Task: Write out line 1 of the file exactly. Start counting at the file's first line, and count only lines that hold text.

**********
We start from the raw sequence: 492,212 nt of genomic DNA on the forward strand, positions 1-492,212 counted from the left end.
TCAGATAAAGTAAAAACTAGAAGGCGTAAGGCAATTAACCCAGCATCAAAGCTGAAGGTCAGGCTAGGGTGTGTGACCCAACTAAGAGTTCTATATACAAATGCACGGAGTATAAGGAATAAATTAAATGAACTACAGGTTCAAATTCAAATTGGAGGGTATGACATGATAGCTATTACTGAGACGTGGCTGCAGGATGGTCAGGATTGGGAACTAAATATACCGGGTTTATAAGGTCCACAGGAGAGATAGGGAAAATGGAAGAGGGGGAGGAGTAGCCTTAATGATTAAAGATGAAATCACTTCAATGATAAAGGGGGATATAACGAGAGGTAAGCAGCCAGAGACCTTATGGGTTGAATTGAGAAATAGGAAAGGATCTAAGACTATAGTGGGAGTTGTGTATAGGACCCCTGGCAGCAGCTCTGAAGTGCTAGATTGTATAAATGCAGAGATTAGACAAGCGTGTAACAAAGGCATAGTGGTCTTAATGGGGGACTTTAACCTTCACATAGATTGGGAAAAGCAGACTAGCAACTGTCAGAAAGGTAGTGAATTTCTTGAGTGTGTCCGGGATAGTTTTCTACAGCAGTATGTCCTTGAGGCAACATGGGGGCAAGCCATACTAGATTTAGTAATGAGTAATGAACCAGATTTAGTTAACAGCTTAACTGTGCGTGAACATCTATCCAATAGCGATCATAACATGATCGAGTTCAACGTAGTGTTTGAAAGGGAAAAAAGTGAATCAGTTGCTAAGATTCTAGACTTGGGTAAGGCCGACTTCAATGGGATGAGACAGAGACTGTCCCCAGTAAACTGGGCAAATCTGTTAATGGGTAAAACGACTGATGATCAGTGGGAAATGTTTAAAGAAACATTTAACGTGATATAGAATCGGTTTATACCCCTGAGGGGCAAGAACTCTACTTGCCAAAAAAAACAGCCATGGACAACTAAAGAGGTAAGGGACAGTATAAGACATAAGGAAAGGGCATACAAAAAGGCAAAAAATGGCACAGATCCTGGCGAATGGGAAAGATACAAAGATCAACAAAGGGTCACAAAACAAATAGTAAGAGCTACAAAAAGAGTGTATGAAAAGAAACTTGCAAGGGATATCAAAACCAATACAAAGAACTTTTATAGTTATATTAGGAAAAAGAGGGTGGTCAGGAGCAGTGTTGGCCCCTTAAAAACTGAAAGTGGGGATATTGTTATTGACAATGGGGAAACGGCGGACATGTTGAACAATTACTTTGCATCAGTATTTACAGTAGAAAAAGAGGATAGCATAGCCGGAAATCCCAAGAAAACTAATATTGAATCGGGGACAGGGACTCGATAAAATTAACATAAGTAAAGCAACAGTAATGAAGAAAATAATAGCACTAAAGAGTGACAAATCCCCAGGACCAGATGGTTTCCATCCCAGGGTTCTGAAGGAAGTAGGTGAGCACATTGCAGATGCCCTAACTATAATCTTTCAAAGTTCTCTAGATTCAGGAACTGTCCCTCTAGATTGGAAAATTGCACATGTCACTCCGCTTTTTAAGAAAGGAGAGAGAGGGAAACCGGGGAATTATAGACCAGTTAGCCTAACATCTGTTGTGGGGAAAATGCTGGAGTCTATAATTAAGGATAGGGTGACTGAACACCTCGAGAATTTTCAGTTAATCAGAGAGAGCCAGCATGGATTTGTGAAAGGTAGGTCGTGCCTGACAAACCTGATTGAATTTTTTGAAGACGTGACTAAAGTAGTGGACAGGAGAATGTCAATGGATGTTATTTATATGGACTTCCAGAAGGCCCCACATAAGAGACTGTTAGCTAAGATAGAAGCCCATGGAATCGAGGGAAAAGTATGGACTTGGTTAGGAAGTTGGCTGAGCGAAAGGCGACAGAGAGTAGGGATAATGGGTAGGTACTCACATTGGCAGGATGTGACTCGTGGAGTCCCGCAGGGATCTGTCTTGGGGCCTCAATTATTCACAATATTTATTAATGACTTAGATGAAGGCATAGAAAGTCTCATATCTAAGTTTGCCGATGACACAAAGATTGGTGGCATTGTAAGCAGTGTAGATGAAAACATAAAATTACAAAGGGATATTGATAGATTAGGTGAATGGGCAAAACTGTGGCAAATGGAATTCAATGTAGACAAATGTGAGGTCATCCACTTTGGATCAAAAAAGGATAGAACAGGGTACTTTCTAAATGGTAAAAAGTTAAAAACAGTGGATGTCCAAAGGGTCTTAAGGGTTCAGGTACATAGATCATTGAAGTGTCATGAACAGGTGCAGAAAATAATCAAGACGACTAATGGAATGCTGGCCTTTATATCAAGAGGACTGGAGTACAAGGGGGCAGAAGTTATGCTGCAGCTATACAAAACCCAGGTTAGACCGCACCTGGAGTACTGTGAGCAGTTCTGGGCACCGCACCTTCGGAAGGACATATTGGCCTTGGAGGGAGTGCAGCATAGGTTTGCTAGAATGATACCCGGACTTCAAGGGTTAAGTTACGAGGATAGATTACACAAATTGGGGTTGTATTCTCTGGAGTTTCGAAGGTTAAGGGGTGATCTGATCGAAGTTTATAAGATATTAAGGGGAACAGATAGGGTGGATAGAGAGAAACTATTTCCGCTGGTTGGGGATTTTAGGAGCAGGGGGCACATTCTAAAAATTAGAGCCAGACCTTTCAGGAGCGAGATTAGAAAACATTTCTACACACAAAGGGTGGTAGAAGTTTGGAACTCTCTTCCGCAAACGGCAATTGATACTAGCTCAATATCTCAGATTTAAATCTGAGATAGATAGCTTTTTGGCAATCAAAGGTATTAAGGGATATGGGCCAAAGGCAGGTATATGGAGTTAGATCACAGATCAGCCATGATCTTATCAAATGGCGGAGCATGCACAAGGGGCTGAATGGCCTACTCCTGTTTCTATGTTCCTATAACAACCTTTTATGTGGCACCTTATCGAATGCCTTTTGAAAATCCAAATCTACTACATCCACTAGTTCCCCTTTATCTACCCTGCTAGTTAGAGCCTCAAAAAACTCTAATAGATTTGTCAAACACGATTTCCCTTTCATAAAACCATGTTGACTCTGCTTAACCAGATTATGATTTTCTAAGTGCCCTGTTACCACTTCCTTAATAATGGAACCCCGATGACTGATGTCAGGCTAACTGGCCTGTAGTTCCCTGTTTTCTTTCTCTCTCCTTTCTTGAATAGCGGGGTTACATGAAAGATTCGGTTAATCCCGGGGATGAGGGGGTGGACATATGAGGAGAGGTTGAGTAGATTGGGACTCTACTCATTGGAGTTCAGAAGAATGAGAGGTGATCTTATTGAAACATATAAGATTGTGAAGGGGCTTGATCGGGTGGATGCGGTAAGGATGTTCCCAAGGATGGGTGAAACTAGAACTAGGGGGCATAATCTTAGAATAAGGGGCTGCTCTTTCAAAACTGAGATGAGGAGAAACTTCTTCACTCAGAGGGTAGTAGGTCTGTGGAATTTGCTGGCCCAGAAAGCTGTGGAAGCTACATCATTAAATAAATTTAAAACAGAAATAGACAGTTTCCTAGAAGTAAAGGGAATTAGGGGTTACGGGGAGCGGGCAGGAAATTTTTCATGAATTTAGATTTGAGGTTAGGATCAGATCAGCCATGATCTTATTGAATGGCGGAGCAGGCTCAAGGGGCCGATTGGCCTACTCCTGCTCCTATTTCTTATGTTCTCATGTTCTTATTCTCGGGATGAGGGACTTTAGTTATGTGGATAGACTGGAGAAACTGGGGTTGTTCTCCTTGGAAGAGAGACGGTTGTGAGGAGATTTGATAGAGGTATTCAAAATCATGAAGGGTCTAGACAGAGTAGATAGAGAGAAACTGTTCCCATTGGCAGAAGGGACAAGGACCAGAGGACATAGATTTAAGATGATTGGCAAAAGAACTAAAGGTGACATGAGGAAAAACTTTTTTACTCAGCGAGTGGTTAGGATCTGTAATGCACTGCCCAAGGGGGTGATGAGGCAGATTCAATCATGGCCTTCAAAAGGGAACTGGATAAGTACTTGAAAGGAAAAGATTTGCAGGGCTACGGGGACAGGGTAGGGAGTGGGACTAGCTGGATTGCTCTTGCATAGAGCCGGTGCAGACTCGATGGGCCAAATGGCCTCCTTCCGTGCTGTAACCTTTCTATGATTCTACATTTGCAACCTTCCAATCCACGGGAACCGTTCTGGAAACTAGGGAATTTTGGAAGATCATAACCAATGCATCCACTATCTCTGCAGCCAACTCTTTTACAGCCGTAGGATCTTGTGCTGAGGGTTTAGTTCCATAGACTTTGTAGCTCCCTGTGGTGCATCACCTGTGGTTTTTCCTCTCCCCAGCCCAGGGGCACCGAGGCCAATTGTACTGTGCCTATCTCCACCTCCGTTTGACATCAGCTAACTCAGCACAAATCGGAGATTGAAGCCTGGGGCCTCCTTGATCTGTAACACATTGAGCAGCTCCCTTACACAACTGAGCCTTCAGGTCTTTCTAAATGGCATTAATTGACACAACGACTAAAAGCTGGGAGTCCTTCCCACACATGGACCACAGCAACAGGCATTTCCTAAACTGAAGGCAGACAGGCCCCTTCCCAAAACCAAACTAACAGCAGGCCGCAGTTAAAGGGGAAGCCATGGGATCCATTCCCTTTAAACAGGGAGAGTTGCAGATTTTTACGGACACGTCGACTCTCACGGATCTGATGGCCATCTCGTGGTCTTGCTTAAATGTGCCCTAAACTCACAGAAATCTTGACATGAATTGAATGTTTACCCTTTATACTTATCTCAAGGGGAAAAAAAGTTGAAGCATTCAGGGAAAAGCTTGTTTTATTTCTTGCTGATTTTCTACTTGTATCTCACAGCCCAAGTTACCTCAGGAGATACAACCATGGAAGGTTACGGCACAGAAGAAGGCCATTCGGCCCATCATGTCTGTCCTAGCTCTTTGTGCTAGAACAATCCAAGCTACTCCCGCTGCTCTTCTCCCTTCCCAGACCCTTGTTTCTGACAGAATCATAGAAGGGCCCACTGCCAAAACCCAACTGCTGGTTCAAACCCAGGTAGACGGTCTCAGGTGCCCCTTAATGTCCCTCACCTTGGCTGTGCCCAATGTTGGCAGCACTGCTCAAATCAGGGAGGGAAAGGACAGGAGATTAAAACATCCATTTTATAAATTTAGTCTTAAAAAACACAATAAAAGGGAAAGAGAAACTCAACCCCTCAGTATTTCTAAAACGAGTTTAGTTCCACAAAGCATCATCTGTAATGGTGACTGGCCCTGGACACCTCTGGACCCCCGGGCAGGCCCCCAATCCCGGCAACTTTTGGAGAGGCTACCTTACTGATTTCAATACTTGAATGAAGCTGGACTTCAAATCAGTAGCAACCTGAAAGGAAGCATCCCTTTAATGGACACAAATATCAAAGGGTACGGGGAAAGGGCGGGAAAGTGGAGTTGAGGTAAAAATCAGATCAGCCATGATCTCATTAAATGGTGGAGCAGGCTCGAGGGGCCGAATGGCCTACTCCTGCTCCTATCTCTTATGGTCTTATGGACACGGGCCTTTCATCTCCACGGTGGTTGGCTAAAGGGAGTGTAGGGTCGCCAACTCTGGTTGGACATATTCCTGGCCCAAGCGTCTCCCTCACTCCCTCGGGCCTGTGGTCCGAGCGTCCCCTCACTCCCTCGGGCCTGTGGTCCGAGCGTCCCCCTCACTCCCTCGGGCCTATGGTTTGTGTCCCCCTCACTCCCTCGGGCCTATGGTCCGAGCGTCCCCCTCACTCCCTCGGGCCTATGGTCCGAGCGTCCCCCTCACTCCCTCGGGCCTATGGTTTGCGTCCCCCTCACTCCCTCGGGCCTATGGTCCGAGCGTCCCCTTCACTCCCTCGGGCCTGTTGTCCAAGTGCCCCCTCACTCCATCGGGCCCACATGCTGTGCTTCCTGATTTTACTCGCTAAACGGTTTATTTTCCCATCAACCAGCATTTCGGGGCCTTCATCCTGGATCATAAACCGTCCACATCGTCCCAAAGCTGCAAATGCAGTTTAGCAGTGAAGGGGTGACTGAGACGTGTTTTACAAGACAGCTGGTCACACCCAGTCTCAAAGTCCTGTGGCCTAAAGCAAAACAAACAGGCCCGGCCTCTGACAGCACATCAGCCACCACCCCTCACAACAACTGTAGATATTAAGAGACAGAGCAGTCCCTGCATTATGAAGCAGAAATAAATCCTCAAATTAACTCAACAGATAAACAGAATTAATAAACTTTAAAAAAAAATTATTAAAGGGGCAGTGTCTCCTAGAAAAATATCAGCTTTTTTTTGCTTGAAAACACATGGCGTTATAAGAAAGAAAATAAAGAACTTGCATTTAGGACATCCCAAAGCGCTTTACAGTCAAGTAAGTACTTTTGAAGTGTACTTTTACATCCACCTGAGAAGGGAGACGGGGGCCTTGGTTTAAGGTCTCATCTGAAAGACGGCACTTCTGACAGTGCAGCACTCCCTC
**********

We start from the raw sequence: 492,212 nt of genomic DNA on the forward strand, positions 1-492,212 counted from the left end.